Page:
I went on to read CWG, Book 2 and Book 3, and have since read and listened to all 3 numerous times since.  I highly recommend them, especially if you have a ‘problem’ with organized religion or the concept of God.  They just made sense to me in a way that nothing else, to that point, ever had.  In the last few months, I have also listened to and/or read “The New Revelations,” “Communion With God,” “What God Said,” and “Friendship With God.”  I loved each one, though I think my favorite with always remain the first one I ever read, “Conversations With God, Book 1.”


Still working on forgiving – my attacker, of course, and even more importantly, myself. I know it seems strange that I would in any way need to forgive myself for something I did not do, for something I never would have wished upon my worst enemy; not that I really have any enemies, but if I did, I wouldn’t wish a sexual assault on them.

In April, right before I left for a trip to Atlanta, to visit my parents, to go to the Masters and  to Saint Simons Island to visit my friend Kim, I was on my way to the outlet mall down by the border and passed a sign for the exit for Donovan. I have never noticed this exit before on any previous trip. When I saw it, the thought that popped into my head was, “I should go and visit DCD.” (A friend wrote me to tell me that I need to stop calling my attacker ‘cockroach boy’ and start using his name. While I agree that CRB isn’t very nice, what he did to me wasn’t very nice and the best I can do right now is call him by his initials.) And then I thought, ‘Whoa, where did that come from?’ I completely forgot about it until my last Hoffman gathering. Well, after doing some research, I found out that DCD is not, in fact, housed at Donovan, but at Kern Valley, which is about a 4 hour drive from here. And in order to visit a prisoner, you have to be on the approved visitor list and the person to approve me is DCD. You actually have to apply to be visitor, and even if DCD said it was okay, the prison system has to okay it, as well. I think my real reason for wanting to go visit him is to ask him WHY? I’m not sure I’d even get an answer and even if I did, it may not be one I want. I’ve thought about it a lot and come to the conclusion that going up to Kern Valley State Prison is not something I am prepared to do. A compromise may be to write him a letter. Again, I am not sure what I hope to really accomplish with this. I may end up writing him and not sending it.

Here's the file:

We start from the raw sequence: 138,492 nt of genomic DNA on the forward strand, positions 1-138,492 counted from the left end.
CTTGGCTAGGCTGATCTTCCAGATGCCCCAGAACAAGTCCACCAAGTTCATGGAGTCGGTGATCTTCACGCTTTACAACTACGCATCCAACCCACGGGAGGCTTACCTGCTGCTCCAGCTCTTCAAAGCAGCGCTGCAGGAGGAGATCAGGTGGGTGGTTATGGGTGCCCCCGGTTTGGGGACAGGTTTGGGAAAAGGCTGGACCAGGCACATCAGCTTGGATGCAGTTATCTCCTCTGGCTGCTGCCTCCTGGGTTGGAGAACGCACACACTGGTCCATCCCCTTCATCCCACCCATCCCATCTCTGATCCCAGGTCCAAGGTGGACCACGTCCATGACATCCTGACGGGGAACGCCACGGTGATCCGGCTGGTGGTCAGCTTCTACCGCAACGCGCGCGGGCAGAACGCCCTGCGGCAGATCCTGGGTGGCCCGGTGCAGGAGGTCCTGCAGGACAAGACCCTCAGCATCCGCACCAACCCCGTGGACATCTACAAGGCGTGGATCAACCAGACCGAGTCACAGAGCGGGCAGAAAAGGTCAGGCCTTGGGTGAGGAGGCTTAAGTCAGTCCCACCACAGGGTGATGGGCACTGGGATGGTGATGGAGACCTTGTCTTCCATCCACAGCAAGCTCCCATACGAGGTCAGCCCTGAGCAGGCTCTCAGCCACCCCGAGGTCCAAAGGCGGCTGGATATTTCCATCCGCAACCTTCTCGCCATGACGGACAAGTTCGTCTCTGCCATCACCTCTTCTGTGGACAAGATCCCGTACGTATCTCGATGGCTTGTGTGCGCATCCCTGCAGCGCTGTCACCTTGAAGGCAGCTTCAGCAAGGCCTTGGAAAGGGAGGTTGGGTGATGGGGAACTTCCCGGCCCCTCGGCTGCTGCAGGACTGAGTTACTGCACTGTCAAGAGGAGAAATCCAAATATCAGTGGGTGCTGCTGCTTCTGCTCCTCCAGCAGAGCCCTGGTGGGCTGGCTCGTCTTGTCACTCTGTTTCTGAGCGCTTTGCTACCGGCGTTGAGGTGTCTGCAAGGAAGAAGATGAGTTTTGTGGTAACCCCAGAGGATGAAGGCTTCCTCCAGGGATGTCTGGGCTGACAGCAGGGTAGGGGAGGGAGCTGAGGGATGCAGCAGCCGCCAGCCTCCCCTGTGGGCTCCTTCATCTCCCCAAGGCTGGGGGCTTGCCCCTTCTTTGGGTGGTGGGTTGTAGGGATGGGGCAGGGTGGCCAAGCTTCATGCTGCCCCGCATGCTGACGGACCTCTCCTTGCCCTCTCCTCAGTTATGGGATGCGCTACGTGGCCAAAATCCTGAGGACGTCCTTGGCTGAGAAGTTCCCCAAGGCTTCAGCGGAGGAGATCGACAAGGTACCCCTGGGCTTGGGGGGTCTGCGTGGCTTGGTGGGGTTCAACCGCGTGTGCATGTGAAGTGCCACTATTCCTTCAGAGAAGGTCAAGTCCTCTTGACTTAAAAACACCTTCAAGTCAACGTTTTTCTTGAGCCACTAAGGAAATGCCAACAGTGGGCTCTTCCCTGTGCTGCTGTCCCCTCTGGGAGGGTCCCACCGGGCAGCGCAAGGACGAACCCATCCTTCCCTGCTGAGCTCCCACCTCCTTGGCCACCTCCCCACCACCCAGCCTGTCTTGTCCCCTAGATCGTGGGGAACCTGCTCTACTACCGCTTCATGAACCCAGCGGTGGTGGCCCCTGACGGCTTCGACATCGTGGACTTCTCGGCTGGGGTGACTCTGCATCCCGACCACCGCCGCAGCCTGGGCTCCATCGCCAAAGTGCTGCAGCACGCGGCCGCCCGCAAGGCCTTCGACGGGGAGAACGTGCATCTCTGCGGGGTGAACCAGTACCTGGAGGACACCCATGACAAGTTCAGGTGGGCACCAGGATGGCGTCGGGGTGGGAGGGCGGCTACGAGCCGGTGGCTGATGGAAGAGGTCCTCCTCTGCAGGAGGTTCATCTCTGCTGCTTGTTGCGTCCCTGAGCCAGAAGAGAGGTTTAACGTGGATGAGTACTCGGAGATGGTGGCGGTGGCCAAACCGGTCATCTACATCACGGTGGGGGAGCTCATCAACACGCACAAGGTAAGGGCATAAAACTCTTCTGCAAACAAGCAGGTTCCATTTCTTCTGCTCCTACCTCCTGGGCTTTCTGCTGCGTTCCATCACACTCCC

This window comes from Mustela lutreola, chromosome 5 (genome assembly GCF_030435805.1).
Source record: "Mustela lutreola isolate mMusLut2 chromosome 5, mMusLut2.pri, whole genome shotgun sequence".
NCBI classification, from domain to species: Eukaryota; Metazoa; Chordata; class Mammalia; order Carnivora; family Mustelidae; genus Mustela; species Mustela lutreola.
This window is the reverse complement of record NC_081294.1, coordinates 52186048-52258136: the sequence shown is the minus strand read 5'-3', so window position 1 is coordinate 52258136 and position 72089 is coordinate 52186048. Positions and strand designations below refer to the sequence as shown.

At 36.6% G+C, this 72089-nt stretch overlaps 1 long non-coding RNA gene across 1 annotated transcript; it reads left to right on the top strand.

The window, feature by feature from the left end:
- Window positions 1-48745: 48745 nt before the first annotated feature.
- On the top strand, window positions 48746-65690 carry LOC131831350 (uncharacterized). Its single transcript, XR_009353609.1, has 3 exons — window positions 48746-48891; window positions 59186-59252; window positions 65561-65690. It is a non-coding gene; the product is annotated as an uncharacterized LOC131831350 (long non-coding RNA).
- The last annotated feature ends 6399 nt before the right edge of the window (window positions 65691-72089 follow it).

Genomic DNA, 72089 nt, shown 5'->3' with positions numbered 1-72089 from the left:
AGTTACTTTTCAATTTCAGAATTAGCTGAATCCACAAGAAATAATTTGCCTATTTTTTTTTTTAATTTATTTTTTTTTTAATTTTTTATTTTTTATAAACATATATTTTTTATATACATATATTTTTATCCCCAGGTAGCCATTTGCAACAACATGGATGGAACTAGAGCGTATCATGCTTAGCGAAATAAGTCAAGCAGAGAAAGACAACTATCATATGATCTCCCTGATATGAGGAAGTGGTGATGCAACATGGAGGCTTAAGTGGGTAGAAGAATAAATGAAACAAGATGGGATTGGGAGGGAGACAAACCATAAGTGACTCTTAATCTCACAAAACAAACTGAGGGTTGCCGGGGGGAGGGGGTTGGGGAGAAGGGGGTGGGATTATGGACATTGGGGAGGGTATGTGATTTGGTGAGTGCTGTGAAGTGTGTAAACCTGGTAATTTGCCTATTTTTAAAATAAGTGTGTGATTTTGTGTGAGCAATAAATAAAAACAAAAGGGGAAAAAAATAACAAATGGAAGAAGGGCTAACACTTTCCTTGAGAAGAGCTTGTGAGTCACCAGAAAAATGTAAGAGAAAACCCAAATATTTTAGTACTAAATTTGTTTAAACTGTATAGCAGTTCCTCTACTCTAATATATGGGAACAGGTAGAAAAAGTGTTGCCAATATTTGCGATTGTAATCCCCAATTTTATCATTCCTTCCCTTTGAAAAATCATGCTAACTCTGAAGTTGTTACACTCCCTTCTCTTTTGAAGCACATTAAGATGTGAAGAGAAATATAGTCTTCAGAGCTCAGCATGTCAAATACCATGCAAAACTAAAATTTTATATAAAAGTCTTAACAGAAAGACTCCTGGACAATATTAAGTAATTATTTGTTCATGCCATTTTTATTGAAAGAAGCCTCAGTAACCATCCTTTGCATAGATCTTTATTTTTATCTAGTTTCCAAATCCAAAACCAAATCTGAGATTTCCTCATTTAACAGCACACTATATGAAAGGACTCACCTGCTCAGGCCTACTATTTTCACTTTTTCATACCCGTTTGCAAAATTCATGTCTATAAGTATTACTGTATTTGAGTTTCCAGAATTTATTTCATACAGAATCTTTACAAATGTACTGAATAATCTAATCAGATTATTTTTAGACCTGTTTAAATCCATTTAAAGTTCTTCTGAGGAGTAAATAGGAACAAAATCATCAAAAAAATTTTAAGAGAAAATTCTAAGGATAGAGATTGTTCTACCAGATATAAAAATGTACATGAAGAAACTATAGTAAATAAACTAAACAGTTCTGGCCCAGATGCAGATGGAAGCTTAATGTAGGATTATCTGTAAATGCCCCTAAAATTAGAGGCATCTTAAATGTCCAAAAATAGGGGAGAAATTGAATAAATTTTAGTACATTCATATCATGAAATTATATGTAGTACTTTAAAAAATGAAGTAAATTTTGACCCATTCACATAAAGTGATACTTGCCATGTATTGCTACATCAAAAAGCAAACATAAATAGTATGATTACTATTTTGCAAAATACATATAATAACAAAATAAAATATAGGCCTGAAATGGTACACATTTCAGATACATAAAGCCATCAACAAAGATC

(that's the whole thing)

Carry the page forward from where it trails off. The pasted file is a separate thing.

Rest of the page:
At acupuncture last week, I was lamenting about how long the healing process is taking. Matt said to me, ‘You ARE through it. Right now. You are done.’ Okay, cool! Maybe it really is as easy as that. Yes, I am still dealing with some physical issues that have occurred as a result of the attack. Each day, though, I feel like I am one step closer to being completely healed. Will I ever forget about it? Doubtful, especially since I write about it. Will there always be certain things that are either very difficult or impossible for me to do? I have no idea. Only time will tell.